Part of the miserable ritual that follows American mass shootings is the lament that nothing can be done unless we get rid of the Second Amendment. New York Times columnist Bret Stephens reasoned thus:
There’s a good case to be made for owning a handgun for self-defense, or a rifle for hunting. There is no remotely sane case for being allowed to purchase, as [Las Vegas mass murderer] Paddock did, 33 firearms in the space of a year. But that change can’t happen without a constitutional fix. Anything less does little more than treat the symptoms of the disease.
The pro-gun side echoes this claim of textual determinism. My colleague James Fallows, writing on Monday, quoted a correspondent who is a “famous novelist” as saying, “the Constitution trumps (if you’ll pardon the expression) all prudential or policy considerations. It makes them utterly irrelevant.” Justice Clarence Thomas, as I recently wrote, makes the same claim—that the text of the amendment and the Supreme Court’s case law create a “fundamental right” that is violated by a ban on assault weapons, a waiting period for gun purchases, or limits on high-capacity magazines.
As a statement of what the law is, this is flat wrong: The courts have not, to date, interpreted the Second Amendment beyond the right of (in Stephens’s phrase) “owning a handgun for self-defense,” and, in fact, of owning that handgun in the home. “[W]e hold,” the Court wrote in Heller v. District of Columbia, “that [D.C.’s] ban on handgun possession in the home violates the Second Amendment, as does its prohibition against rendering any lawful firearm in the home operable for the purpose of immediate self-defense.” Justice Scalia’s opinion set out careful limits:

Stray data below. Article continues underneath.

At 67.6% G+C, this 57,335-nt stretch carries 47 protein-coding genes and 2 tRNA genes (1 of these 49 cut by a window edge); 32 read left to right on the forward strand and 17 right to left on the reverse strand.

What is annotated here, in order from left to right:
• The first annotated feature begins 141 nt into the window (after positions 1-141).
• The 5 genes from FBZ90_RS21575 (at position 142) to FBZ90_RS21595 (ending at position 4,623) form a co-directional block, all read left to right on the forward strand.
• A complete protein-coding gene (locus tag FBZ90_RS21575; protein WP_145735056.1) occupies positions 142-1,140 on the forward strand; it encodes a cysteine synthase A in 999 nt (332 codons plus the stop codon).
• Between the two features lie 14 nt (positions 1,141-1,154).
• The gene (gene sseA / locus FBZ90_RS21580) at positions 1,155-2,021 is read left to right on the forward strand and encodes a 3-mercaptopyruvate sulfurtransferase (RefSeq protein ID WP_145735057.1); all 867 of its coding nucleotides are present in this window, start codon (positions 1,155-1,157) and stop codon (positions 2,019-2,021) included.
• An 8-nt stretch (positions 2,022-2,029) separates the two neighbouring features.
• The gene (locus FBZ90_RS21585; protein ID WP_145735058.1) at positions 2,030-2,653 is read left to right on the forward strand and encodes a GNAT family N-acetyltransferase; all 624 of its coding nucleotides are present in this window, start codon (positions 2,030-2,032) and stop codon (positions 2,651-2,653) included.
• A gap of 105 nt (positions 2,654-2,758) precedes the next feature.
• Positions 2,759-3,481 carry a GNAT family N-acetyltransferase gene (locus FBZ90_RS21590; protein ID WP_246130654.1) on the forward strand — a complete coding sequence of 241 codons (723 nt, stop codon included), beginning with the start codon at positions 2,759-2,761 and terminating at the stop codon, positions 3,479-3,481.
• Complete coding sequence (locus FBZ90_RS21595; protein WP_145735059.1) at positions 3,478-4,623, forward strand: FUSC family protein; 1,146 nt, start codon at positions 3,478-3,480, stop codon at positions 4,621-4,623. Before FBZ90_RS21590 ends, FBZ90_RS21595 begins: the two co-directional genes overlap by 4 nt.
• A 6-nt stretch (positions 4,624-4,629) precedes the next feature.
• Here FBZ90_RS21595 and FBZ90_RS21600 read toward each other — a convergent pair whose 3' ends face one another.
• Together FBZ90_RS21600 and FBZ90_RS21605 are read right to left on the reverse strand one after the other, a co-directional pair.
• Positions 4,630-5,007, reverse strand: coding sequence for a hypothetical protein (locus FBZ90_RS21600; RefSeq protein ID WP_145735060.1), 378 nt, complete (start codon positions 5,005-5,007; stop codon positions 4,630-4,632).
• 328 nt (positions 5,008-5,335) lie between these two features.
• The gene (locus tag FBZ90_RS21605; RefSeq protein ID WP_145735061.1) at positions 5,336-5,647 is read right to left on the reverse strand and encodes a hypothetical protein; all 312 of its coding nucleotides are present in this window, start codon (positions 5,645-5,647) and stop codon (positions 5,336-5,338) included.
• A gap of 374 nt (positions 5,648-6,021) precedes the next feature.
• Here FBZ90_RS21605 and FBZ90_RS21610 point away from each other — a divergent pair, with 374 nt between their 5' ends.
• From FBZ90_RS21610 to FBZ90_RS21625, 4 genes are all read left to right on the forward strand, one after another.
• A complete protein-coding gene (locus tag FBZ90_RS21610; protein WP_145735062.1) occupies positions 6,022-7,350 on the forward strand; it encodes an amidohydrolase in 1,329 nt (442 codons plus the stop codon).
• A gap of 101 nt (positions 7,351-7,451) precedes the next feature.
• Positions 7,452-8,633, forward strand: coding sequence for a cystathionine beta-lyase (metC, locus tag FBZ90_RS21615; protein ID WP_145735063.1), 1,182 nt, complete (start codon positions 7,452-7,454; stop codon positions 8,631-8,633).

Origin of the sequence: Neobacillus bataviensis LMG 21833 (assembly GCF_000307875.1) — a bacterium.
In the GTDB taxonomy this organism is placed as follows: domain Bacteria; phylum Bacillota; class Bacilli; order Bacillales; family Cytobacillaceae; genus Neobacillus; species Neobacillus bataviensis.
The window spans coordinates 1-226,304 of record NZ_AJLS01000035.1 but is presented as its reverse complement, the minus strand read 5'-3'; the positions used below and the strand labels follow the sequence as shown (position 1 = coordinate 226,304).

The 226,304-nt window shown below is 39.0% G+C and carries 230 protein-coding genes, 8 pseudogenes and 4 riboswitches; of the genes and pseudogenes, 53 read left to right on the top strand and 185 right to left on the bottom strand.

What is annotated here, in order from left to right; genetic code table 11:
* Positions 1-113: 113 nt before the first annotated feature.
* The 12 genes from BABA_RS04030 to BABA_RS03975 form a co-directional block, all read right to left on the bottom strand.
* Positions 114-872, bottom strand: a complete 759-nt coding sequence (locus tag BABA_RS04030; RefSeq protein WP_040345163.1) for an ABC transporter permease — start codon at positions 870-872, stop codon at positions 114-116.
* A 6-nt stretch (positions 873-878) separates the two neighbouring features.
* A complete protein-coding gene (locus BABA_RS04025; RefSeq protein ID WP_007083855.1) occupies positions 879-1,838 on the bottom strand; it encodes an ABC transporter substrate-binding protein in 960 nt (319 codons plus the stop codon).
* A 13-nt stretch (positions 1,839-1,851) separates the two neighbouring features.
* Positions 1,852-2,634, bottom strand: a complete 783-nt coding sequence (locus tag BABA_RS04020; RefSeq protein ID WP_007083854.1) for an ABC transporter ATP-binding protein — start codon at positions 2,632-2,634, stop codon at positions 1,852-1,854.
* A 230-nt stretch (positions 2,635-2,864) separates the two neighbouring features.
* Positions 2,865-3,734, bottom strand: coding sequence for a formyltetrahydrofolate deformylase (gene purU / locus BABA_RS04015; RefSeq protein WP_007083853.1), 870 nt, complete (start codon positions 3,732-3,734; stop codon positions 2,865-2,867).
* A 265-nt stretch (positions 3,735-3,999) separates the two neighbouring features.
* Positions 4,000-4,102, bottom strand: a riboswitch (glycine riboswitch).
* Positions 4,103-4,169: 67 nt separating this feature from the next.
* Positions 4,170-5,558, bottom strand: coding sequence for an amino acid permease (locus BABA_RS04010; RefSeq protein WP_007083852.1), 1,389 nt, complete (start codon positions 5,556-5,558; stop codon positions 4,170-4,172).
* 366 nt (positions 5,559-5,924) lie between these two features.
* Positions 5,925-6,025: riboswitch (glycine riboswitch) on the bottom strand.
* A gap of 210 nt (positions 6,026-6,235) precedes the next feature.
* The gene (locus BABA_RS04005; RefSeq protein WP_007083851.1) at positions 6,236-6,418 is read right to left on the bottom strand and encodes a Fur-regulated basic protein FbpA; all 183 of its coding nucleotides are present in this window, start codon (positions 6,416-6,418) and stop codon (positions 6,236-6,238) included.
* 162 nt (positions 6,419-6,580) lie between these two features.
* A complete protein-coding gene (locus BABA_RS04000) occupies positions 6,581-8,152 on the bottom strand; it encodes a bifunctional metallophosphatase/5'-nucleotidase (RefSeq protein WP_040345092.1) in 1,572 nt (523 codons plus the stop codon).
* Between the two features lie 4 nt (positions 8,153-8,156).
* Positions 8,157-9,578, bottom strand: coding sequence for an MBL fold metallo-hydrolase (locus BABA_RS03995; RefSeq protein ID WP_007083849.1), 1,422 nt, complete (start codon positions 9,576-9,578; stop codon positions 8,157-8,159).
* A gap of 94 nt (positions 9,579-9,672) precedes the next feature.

Like most rights, the right secured by the Second Amendment is not unlimited. From Blackstone through the 19th-century cases, commentators and courts routinely explained that the right was not a right to keep and carry any weapon whatsoever in any manner whatsoever and for whatever purpose. For example, the majority of the 19th-century courts to consider the question held that prohibitions on carrying concealed weapons were lawful under the Second Amendment or state analogues. Although we do not undertake an exhaustive historical analysis today of the full scope of the Second Amendment, nothing in our opinion should be taken to cast doubt on longstanding prohibitions on the possession of firearms by felons and the mentally ill, or laws forbidding the carrying of firearms in sensitive places such as schools and government buildings, or laws imposing conditions and qualifications on the commercial sale of arms.
So throwing up our hands and proclaiming that we can’t move forward without a “constitutional fix” is a flawed response; so is responding to gun-control proposals with outlandish claims of constitutional protection. We have the Second Amendment; rather than engage in loose talk, we should look at its text carefully:
In Heller, Justice Antonin Scalia divided the amendment into a “prefatory clause” (“militia”) and an “operative clause” (“right to keep and bear”). Then, drawing on statutory interpretation texts, he announced that the “militia” language expressed the amendment’s purpose, but that “a prefatory clause does not limit or expand the scope of the operative clause.”